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1.5 Notational Conventions

One of the topics of this manual is the syntax of Java: the way that identifiers such as foobar, operators such as +, and punctuation such as ; can be put together to form a valid Java program. This book also talks about lexical structure : the sequences of characters that can be put together to form valid numbers, identifiers, operators, and the like.

To describe syntax and lexical structure, many language reference manuals use a notation called BNF. BNF notation is very helpful to language implementors because it defines language constructs in a way that can easily be turned into a working language parser. Unfortunately, however, BNF can be difficult for human beings to understand. This reference manual uses a different notation, called a railroad diagram, to describe syntax and lexical structure. Railroad diagrams are much easier for people to understand. A railroad diagram provides a visual means of specifying the sequence of words, symbols, and punctuation that can be used to write a syntactic construct or a lexical structure.

Here is a simple example:

[Graphic: Figure from the text]

The idea is to follow the lines from left to right. The sequence of words or symbols that you pass along the way is the sequence of words or symbols that the railroad diagram specifies. The primary rule when navigating railroad diagrams is that you can follow lines from left to right only, unless there is an arrow pointing to the left. In the above example, there are no arrows, so there is only one way to navigate through the diagram. Therefore, the above railroad diagram specifies exactly one sequence of words: ROW YOUR BOAT.

The next example provides you with a choice of sequences:

[Graphic: Figure from the text]

You can navigate the above diagram with one of three sequences:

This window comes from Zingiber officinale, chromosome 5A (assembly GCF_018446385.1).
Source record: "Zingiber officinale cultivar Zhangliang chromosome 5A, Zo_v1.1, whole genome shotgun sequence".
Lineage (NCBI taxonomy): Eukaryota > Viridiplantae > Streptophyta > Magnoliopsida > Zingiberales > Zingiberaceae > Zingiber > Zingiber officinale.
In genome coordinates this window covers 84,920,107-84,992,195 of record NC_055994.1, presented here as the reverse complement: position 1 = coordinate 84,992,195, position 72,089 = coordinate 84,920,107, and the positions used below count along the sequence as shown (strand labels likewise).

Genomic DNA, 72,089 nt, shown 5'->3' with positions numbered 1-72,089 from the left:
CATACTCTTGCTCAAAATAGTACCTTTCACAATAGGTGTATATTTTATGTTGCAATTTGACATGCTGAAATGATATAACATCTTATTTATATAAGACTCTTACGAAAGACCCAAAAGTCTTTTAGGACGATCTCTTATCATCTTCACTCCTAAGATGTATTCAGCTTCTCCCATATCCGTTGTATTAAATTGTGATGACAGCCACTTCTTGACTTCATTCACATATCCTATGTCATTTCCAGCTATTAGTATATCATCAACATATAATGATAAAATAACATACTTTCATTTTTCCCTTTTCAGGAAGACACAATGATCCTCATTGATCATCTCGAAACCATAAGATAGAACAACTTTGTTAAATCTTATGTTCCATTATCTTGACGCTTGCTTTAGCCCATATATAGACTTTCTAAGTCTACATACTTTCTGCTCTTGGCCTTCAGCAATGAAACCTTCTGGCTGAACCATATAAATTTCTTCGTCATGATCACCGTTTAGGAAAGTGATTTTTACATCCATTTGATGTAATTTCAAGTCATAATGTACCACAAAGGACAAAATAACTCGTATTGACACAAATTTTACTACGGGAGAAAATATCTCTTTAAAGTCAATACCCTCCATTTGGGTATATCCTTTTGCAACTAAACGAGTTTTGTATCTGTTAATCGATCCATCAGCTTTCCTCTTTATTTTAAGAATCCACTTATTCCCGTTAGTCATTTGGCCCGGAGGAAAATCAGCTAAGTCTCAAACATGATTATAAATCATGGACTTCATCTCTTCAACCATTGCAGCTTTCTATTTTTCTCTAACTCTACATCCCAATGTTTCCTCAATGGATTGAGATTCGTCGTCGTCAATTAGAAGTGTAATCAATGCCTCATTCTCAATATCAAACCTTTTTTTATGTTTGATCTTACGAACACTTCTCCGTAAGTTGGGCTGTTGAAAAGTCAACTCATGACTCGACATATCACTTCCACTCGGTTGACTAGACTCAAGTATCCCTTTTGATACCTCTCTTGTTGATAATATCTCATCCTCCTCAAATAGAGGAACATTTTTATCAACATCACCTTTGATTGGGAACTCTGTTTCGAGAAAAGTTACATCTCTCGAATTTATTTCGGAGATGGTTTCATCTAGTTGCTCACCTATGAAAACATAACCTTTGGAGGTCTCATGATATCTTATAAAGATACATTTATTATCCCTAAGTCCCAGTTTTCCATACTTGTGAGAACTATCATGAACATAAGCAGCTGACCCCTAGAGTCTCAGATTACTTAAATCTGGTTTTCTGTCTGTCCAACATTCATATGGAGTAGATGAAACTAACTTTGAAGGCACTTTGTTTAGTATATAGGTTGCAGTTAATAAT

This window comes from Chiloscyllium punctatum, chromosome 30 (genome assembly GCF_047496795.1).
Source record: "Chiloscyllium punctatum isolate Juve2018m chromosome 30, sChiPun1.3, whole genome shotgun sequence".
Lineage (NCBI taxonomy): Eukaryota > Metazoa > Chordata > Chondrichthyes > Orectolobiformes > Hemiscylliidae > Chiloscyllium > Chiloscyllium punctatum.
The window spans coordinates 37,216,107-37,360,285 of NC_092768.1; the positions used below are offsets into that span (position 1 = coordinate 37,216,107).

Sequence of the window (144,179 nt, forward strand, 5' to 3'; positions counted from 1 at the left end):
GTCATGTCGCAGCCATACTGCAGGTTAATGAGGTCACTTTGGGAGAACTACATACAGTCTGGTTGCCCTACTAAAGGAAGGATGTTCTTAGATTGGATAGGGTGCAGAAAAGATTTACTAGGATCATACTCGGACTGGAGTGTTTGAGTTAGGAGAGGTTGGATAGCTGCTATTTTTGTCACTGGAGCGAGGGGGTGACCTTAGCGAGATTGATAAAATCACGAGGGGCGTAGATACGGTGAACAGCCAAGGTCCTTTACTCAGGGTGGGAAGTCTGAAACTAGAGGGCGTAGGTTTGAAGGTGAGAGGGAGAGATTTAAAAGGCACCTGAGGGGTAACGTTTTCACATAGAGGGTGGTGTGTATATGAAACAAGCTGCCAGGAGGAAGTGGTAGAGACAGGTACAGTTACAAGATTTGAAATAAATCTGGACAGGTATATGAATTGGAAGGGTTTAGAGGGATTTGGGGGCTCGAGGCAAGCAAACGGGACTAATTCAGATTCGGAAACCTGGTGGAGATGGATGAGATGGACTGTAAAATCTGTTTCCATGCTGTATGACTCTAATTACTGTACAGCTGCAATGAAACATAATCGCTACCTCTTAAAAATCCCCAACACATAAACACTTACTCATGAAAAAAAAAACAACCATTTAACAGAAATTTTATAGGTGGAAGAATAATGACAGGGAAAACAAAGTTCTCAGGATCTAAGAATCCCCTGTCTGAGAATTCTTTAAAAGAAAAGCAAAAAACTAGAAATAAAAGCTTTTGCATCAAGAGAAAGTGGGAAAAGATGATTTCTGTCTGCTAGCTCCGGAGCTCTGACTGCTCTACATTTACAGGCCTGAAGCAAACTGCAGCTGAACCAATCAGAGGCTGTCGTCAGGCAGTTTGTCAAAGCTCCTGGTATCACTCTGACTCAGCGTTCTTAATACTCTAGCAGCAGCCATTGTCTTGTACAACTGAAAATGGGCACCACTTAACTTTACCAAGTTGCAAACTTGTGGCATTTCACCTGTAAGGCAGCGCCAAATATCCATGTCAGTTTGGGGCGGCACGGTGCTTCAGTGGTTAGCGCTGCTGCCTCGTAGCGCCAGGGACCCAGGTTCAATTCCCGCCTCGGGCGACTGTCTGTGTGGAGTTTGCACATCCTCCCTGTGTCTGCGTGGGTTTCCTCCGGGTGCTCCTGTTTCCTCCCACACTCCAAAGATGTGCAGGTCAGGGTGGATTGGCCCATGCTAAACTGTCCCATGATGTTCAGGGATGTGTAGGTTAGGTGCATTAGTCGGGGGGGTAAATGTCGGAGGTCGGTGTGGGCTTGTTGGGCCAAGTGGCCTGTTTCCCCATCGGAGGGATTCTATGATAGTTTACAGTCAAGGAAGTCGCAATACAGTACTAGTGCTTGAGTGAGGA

The following example contains an arrow:

[Graphic: Figure from the text]

In the above diagram, there is a left-pointing arrow on the line under the word ROW. That arrow means that the line can only be traversed from right to left. The line with the arrow provides a loop that allows the word ROW to be repeated one or more times, separated by commas. This allows a sequence like: ROW,ROW,ROW YOUR BOAT.

The railroad diagrams shown so far lack a feature that is typically needed to make them useful: a name. A name allows one railroad diagram to refer to another diagram. The following railroad diagram defines a construct named color :

[Graphic: Figure from the text]

To further illustrate this point, let's look at two more railroad diagrams. The first diagram defines a construct named size :

[Graphic: Figure from the text]

The second railroad diagram is similar to previous ones except that now it allows an optional color or size to precede BOAT, CANOE, or KAYAK. The diagram does this by referring to the names of the railroad diagrams that define these things:

[Graphic: Figure from the text]

In the diagrams in this book, the font for words such as ROW that are directly contained in railroad diagrams is different from the font used for words like color that are names of railroad diagrams. The preceding railroad diagram allows size and color to occur more than once. The next diagram limits size and color to at most one occurrence:

[Graphic: Figure from the text]

The lines that refer to the size and color diagrams both have semi-circles with the number one under them. The semi-circles represent bridges that collapse if crossed more than a certain number of times. The number under the semi-circle is the number of times a bridge can be crossed. Adding bridges that can be crossed only once creates a railroad diagram that permits no more than one occurrence of color and size.

The other new feature introduced in the above railroad diagram is a circle enclosing a number. These circles are connectors used when a diagram does not fit across a page. The numbered connector at the right end of one part of a railroad diagram attaches to a connector with a matching number at the left end of another part of the railroad diagram.


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